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There’s too much at stake

In the best of times, the collaboration between the Government and businesses to create a supportive platform for the economy to thrive can be challenging. Given that these are not the best of times, the atmosphere between businesses and the Government is showing itself to be truly compromised. The Premier is dictating to the private sector without assessing the impact of his mandates and, moreover, is sloppy in building business confidence onshore and offshore.

Cole Simons is the Leader of the Opposition and the MP for Smith’s South (Constituency 8)

For example, in the banking sector, when recently introducing the Banks and Deposit Companies Amendment Act 2022 to the Legislature, the Premier gave Bermuda’s banks an ultimatum to provide the Bermuda Monetary Authority with the power to impose codes of conduct on how institutions conduct deposit-taking business.

This caught the bankers by surprise, as the Bermuda Bankers Association members were already looking at the matters at issue, under the guidance of the financial services regulator. They also indicated that discussions were already taking place with the Government and the BMA. So why the heavy-handedness of a mandate?

Upon learning more about this matter with some banking colleagues, I questioned why they were not more forceful with their response, given that they were given an ultimatum by the Premier. One local bank chief executive said, “Cole, do you really think that Bermuda’s bankers association want to pick a fight with the Premier? You know that they cannot win that fight.”

Is this the type of friction that we want our government to have with our international banking institutions, which collectively provide thousands of jobs for Bermuda and our people?

Similarly, this weekend, fuel companies indicated that a freeze on petrol prices at the pump is unsustainable as wholesale fuel prices have “soared and increased by 40 per cent to 43 per cent" this year. How can the Premier unilaterally make decisions that result in a significant financial impact on our business partners? To make matters worse, the Premier stated that the Government was taking the brunt of the cost of the price freeze through customs duty cuts. This, however, does not appear to be the case, as fuel importers confirmed that as far as they know, the customs duty cuts have not occurred yet.

Who is misleading the public and our business leaders? Who can we trust? In an economy that is trying to get back on its feet, does the Premier’s behaviour help to build the confidence required of an offshore financial centre to maintain our blue-chip reputation? I think not.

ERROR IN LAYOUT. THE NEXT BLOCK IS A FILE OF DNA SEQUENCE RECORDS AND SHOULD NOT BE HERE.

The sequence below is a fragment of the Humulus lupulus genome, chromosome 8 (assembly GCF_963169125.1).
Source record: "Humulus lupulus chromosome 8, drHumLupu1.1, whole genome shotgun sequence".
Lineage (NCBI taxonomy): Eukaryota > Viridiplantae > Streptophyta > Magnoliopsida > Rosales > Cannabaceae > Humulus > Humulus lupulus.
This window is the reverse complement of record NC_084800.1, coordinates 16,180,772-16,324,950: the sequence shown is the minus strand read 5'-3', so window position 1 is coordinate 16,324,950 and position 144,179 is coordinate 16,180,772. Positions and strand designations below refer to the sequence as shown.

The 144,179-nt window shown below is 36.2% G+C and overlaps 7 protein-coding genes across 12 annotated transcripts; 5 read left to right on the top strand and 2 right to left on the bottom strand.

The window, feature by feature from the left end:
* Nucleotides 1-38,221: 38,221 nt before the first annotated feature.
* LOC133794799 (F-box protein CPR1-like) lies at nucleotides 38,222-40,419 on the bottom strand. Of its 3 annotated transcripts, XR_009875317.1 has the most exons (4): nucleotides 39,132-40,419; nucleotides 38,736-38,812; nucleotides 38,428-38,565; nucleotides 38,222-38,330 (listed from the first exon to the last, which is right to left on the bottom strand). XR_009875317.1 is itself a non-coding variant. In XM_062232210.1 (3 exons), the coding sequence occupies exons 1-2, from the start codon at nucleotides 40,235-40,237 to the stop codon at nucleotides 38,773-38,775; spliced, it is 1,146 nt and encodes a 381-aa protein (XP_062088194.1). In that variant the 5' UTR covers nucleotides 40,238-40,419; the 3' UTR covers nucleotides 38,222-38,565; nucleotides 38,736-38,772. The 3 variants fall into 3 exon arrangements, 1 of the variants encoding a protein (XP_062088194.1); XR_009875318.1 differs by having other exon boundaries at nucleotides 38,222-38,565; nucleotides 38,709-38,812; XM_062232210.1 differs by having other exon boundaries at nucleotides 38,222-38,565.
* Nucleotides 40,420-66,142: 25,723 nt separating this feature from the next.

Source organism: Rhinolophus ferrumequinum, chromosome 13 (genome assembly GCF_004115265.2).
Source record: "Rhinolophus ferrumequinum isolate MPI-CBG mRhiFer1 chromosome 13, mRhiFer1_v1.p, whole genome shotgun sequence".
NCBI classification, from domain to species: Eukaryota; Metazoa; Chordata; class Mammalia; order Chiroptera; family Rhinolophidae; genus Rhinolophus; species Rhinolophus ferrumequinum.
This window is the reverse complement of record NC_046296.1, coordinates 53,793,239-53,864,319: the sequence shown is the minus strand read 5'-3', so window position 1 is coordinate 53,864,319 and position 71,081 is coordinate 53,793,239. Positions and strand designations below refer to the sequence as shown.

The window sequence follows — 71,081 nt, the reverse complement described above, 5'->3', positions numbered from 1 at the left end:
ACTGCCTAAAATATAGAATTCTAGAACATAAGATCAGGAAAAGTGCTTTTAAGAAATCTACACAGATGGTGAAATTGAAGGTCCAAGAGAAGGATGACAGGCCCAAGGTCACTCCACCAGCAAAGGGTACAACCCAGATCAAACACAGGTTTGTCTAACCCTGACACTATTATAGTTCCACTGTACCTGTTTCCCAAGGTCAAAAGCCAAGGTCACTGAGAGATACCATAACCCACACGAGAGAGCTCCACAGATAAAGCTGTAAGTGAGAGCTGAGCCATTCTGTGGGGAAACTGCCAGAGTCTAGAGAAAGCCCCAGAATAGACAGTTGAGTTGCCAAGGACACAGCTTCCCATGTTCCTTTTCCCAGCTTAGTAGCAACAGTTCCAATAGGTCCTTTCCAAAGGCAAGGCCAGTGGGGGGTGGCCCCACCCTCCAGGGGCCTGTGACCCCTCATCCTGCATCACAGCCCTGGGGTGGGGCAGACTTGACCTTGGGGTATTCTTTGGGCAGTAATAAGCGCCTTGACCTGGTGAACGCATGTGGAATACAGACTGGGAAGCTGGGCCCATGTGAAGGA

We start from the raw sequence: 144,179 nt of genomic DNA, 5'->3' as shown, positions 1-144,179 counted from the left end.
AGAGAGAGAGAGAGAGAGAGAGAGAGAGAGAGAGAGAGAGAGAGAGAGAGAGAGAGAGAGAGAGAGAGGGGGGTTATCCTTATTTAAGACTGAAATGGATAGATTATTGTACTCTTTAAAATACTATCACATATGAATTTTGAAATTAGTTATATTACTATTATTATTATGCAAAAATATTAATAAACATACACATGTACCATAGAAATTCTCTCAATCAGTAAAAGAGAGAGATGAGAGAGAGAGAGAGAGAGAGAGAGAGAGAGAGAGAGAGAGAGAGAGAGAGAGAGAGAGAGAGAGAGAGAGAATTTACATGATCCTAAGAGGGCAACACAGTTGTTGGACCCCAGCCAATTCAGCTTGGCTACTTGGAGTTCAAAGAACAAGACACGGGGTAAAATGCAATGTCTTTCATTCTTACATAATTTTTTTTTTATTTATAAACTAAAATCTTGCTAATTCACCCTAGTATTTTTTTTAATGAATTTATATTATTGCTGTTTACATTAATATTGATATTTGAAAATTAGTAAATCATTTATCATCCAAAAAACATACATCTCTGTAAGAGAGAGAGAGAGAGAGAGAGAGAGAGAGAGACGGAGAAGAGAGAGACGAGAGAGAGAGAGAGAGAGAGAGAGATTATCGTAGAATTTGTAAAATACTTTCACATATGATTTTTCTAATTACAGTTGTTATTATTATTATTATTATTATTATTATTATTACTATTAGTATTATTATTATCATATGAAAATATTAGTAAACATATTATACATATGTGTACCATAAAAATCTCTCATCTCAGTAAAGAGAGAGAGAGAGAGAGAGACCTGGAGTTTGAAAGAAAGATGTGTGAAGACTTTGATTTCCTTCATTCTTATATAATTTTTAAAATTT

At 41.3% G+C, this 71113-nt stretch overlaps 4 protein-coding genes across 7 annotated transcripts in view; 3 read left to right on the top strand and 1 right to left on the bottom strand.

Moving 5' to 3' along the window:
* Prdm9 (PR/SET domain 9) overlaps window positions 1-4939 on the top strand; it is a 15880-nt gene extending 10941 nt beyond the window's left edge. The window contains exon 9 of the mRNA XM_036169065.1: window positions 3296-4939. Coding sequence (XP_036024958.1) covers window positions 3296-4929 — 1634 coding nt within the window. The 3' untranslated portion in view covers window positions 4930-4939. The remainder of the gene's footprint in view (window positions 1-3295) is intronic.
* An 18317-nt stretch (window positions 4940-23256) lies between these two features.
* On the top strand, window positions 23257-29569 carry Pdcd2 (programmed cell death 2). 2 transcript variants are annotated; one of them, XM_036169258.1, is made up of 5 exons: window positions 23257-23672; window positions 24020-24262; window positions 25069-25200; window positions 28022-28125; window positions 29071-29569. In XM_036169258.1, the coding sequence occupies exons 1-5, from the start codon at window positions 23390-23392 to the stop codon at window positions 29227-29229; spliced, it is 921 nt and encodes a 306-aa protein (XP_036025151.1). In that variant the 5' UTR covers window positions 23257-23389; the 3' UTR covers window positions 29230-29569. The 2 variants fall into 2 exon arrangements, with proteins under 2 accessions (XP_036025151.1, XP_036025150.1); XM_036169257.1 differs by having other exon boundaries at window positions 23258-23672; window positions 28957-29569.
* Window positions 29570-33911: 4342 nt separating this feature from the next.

What about the debacle of the Fairmont Southampton hotel development’s agreement? In May, the Premier indicated that he was going to bring a copy of the development agreement to the House of Assembly in two to three weeks' time. Two months later, the agreement has yet to see the light of day. Can the Premier not consummate an agreement of this nature for the Government and people of Bermuda? What, if any, are the roadblocks and additional financing hurdles which have yet to be addressed? Again, can we place any confidence in the Premier’s commitments?

Finally, the Premier made a commitment to recover the $800,000 three-year loan that he made to Anthony Blakey, of Savvy Entertainment, in April 2018 to purchase recording equipment to create a music studio at the historic Moresby House. More than four years on, Mr Blakely has yet to be found and Bermuda is left with a non-performing loan, which is now valued at $1 million. Characteristically, the Premier has been silent when it comes to the recovery plan for the people’s money.

Do decisions such as those listed above engender confidence in Bermuda’s local and international business sector, and our international partners and clients? Surely not.

Bermuda needs more from its premier. It requires a leader with significantly better business acumen, one who demonstrates transparency and builds trust between the people of Bermuda and her corporate business partners.

If Bermuda is to attract the necessary economic and human capital to support the island, things must change. There is too much at stake.

Cole Simons is the Leader of the Opposition and the MP for Smith’s South (Constituency 8)

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Published July 12, 2022 at 7:45 am (Updated July 12, 2022 at 7:41 am)

There’s too much at stake

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